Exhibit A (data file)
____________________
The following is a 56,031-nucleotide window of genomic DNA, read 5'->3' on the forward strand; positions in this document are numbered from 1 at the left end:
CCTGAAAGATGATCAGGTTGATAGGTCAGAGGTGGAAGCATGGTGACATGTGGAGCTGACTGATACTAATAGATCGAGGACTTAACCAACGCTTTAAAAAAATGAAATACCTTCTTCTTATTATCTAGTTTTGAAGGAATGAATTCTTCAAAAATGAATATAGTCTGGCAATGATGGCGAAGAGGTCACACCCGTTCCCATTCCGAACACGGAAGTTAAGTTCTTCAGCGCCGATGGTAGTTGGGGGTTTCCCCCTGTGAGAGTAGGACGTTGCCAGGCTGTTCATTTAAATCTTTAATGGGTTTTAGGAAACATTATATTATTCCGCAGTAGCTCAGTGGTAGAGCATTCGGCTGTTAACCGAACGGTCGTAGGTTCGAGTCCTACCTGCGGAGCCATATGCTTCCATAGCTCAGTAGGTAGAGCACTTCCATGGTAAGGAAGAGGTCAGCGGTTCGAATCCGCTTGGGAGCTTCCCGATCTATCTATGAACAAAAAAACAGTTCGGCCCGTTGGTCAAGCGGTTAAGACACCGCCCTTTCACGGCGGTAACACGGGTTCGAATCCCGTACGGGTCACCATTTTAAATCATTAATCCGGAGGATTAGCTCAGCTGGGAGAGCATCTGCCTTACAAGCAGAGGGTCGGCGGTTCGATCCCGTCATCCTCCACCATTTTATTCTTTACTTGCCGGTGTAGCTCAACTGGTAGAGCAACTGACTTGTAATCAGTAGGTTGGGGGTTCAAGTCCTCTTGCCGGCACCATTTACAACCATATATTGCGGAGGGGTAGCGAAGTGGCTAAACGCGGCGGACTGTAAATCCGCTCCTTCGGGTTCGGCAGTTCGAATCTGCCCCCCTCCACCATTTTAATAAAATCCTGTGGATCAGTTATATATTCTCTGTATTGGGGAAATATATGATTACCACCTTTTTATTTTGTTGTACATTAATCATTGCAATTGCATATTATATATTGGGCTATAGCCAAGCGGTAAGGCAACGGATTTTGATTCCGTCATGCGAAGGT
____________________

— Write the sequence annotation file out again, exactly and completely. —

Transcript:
The following is a 56,031-nucleotide window of genomic DNA, read 5'->3' on the forward strand; positions in this document are numbered from 1 at the left end:
CCTGAAAGATGATCAGGTTGATAGGTCAGAGGTGGAAGCATGGTGACATGTGGAGCTGACTGATACTAATAGATCGAGGACTTAACCAACGCTTTAAAAAAATGAAATACCTTCTTCTTATTATCTAGTTTTGAAGGAATGAATTCTTCAAAAATGAATATAGTCTGGCAATGATGGCGAAGAGGTCACACCCGTTCCCATTCCGAACACGGAAGTTAAGTTCTTCAGCGCCGATGGTAGTTGGGGGTTTCCCCCTGTGAGAGTAGGACGTTGCCAGGCTGTTCATTTAAATCTTTAATGGGTTTTAGGAAACATTATATTATTCCGCAGTAGCTCAGTGGTAGAGCATTCGGCTGTTAACCGAACGGTCGTAGGTTCGAGTCCTACCTGCGGAGCCATATGCTTCCATAGCTCAGTAGGTAGAGCACTTCCATGGTAAGGAAGAGGTCAGCGGTTCGAATCCGCTTGGGAGCTTCCCGATCTATCTATGAACAAAAAAACAGTTCGGCCCGTTGGTCAAGCGGTTAAGACACCGCCCTTTCACGGCGGTAACACGGGTTCGAATCCCGTACGGGTCACCATTTTAAATCATTAATCCGGAGGATTAGCTCAGCTGGGAGAGCATCTGCCTTACAAGCAGAGGGTCGGCGGTTCGATCCCGTCATCCTCCACCATTTTATTCTTTACTTGCCGGTGTAGCTCAACTGGTAGAGCAACTGACTTGTAATCAGTAGGTTGGGGGTTCAAGTCCTCTTGCCGGCACCATTTACAACCATATATTGCGGAGGGGTAGCGAAGTGGCTAAACGCGGCGGACTGTAAATCCGCTCCTTCGGGTTCGGCAGTTCGAATCTGCCCCCCTCCACCATTTTAATAAAATCCTGTGGATCAGTTATATATTCTCTGTATTGGGGAAATATATGATTACCACCTTTTTATTTTGTTGTACATTAATCATTGCAATTGCATATTATATATTGGGCTATAGCCAAGCGGTAAGGCAACGGATTTTGATTCCGTCATGCGAAGGT